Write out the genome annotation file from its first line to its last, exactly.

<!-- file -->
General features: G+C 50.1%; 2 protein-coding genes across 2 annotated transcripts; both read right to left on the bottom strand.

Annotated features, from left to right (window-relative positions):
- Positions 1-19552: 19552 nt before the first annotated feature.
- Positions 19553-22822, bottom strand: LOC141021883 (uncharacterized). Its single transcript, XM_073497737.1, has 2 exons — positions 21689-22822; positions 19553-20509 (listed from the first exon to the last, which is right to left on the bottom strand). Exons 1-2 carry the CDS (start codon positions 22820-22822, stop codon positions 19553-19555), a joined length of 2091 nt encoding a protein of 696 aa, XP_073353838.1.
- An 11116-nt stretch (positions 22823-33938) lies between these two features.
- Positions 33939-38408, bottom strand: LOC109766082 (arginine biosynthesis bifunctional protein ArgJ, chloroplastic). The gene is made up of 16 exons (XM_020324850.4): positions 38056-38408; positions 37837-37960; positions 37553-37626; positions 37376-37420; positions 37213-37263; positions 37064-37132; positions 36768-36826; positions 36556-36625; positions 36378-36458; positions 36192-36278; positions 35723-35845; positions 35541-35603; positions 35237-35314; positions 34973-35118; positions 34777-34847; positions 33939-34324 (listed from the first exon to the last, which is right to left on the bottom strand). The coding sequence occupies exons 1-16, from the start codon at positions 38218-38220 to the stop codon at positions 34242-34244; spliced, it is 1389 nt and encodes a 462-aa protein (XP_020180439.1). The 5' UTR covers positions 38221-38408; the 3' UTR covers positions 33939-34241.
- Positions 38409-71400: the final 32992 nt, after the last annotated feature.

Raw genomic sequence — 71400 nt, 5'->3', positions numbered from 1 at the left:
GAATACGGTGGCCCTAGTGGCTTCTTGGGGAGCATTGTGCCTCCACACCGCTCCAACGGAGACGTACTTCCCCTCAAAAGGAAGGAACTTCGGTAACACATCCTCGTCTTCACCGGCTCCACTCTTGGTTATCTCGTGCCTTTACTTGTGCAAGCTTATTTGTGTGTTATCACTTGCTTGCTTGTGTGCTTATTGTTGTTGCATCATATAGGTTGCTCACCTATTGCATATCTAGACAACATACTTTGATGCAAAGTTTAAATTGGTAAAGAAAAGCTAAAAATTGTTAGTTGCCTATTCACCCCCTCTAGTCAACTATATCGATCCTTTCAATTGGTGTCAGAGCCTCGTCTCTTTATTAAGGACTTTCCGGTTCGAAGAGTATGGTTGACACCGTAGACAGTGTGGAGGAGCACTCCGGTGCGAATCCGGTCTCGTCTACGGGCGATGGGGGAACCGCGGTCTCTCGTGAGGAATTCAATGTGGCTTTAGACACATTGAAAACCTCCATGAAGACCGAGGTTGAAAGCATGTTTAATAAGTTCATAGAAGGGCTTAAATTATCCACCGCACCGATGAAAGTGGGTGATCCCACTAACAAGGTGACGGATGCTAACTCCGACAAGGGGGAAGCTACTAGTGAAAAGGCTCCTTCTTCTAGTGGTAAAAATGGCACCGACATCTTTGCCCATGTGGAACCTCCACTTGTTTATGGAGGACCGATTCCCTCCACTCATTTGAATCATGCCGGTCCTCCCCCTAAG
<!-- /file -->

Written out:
General features: G+C 50.1%; 2 protein-coding genes across 2 annotated transcripts; both read right to left on the bottom strand.

Annotated features, from left to right (window-relative positions):
- Positions 1-19552: 19552 nt before the first annotated feature.
- Positions 19553-22822, bottom strand: LOC141021883 (uncharacterized). Its single transcript, XM_073497737.1, has 2 exons — positions 21689-22822; positions 19553-20509 (listed from the first exon to the last, which is right to left on the bottom strand). Exons 1-2 carry the CDS (start codon positions 22820-22822, stop codon positions 19553-19555), a joined length of 2091 nt encoding a protein of 696 aa, XP_073353838.1.
- An 11116-nt stretch (positions 22823-33938) lies between these two features.
- Positions 33939-38408, bottom strand: LOC109766082 (arginine biosynthesis bifunctional protein ArgJ, chloroplastic). The gene is made up of 16 exons (XM_020324850.4): positions 38056-38408; positions 37837-37960; positions 37553-37626; positions 37376-37420; positions 37213-37263; positions 37064-37132; positions 36768-36826; positions 36556-36625; positions 36378-36458; positions 36192-36278; positions 35723-35845; positions 35541-35603; positions 35237-35314; positions 34973-35118; positions 34777-34847; positions 33939-34324 (listed from the first exon to the last, which is right to left on the bottom strand). The coding sequence occupies exons 1-16, from the start codon at positions 38218-38220 to the stop codon at positions 34242-34244; spliced, it is 1389 nt and encodes a 462-aa protein (XP_020180439.1). The 5' UTR covers positions 38221-38408; the 3' UTR covers positions 33939-34241.
- Positions 38409-71400: the final 32992 nt, after the last annotated feature.

Raw genomic sequence — 71400 nt, 5'->3', positions numbered from 1 at the left:
GAATACGGTGGCCCTAGTGGCTTCTTGGGGAGCATTGTGCCTCCACACCGCTCCAACGGAGACGTACTTCCCCTCAAAAGGAAGGAACTTCGGTAACACATCCTCGTCTTCACCGGCTCCACTCTTGGTTATCTCGTGCCTTTACTTGTGCAAGCTTATTTGTGTGTTATCACTTGCTTGCTTGTGTGCTTATTGTTGTTGCATCATATAGGTTGCTCACCTATTGCATATCTAGACAACATACTTTGATGCAAAGTTTAAATTGGTAAAGAAAAGCTAAAAATTGTTAGTTGCCTATTCACCCCCTCTAGTCAACTATATCGATCCTTTCAATTGGTGTCAGAGCCTCGTCTCTTTATTAAGGACTTTCCGGTTCGAAGAGTATGGTTGACACCGTAGACAGTGTGGAGGAGCACTCCGGTGCGAATCCGGTCTCGTCTACGGGCGATGGGGGAACCGCGGTCTCTCGTGAGGAATTCAATGTGGCTTTAGACACATTGAAAACCTCCATGAAGACCGAGGTTGAAAGCATGTTTAATAAGTTCATAGAAGGGCTTAAATTATCCACCGCACCGATGAAAGTGGGTGATCCCACTAACAAGGTGACGGATGCTAACTCCGACAAGGGGGAAGCTACTAGTGAAAAGGCTCCTTCTTCTAGTGGTAAAAATGGCACCGACATCTTTGCCCATGTGGAACCTCCACTTGTTTATGGAGGACCGATTCCCTCCACTCATTTGAATCATGCCGGTCCTCCCCCTAAG